Location: Motril & Granada, Spain

Over the course of the previous day and into the night, the seas and winds calmed down enough to motor at a brisk eight knots. We were racing as fast as possible toward Motril to catch our bus tour of Alhambra. As if all the stars aligned, we pulled onto the dock at exactly 07:48 local time, and our bus pulled up to the vessel promptly at 07:55. It was so well coordinated it seemed suspiciously perfect. Our guide Rafael was an older gentleman who had spent most of his life traveling and researching Archaeology. He spent the hour-long ride to Granada telling us about the region, it’s history, and all of the recent initiatives to make Spain a renewable energy leader. All along the mountains across the coast can be seen as a myriad of wind turbines dotting the horizon. Spain has the 2nd and 3rd largest wind farms in the world behind California. There is a great deal of national pride in Spain the radiates from any Spaniard conversing about their country. It is nice to see people so proud of their cultural diversity. Spain has Catholic, Islamic, Jewish, and Iberian/Roman heritage, and all throughout the city of Granada, one can find symbols reminding the people that unity of the cultures is the foundation of the country. The large fountain in the center of the city has four women holding up a plate overflowing with water and containing pomegranates. Rafael said the four women represent the four cultures supporting the city, and the pomegranates are where the city derives its name. Granado in Spanish means a pomegranate tree where Granada means pomegranate.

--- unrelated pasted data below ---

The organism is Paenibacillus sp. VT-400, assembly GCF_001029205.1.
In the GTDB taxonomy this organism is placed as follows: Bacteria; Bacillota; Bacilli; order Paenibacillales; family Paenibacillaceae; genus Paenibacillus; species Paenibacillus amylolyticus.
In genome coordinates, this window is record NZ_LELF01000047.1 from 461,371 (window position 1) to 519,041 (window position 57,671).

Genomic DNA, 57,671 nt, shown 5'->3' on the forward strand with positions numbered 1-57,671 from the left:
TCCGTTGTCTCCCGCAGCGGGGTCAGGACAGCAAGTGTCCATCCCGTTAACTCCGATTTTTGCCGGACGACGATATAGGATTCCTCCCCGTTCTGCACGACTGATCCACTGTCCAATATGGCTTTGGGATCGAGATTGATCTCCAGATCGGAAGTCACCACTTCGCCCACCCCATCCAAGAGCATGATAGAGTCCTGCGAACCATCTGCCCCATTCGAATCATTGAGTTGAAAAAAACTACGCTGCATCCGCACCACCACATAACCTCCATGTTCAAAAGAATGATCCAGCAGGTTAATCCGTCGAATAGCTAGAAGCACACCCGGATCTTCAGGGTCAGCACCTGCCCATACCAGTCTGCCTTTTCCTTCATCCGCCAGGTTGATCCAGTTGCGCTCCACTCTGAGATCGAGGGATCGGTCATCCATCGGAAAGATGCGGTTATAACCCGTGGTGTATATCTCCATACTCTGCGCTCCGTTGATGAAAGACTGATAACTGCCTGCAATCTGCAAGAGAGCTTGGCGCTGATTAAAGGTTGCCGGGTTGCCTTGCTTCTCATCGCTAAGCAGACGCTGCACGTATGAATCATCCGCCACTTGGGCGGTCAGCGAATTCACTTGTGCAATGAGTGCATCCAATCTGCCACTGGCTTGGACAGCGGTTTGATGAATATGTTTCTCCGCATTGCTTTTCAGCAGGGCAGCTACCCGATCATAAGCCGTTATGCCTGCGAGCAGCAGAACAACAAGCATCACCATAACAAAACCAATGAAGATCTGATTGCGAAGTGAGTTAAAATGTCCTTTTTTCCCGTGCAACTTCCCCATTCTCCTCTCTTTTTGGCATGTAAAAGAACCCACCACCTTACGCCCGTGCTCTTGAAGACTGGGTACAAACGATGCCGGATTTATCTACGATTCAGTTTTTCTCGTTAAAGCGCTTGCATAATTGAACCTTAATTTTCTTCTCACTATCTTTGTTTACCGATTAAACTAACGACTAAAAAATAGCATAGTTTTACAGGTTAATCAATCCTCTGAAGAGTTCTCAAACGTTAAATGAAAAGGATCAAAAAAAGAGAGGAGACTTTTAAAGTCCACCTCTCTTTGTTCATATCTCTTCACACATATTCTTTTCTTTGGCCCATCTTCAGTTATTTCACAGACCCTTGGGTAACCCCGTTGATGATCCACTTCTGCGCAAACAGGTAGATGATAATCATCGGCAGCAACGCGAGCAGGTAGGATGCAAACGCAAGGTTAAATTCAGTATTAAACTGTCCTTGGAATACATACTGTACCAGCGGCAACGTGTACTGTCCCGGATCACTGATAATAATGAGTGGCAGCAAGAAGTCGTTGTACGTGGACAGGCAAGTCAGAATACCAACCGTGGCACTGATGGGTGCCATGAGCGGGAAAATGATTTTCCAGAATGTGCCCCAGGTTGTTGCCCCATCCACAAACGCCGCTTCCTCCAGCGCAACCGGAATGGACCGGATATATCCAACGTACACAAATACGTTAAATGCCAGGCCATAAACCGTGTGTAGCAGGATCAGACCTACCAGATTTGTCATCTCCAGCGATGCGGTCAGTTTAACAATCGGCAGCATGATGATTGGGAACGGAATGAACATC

The Alhambra was the last Moorish stronghold to fall before the Catholics managed to force the Moors out of Spain. Built of the red clay found in the area, the fortress, as is seen today, appears to be red. However, it was originally whitewashed and only turned back to red over six centuries. Restoration is ongoing, but the palaces are mostly intact, and the artwork and architecture are a wonderful spectacle. The fountains and gardens were engineered to keep the palaces cool in the intense summer heat, and also designed to allow guests to peer into the vivid reflections from the intentionally black pools as a reminder that Allah is above. Evidence of Catholic, Roman, and Islamic influences populate the walls around every corner. It was a fantastic day of exploration coupled with history, and it felt like a perfect reward after a challenging passage.
The trip back allowed for the students and staff to experience another cultural staple of Spain; The siesta. Light snoring and a gentle ebbing and flowing of a chorus of tired breaths resonated over the hum of the bus’s engines. It was resting well deserved and needed before a night out in Motril. The students enjoyed a lovely hot stone meal at a local restaurant and met an interesting local to share a few stories with. It has been a long but epic adventure these past few days, and spirits are high. I hope all is well back home.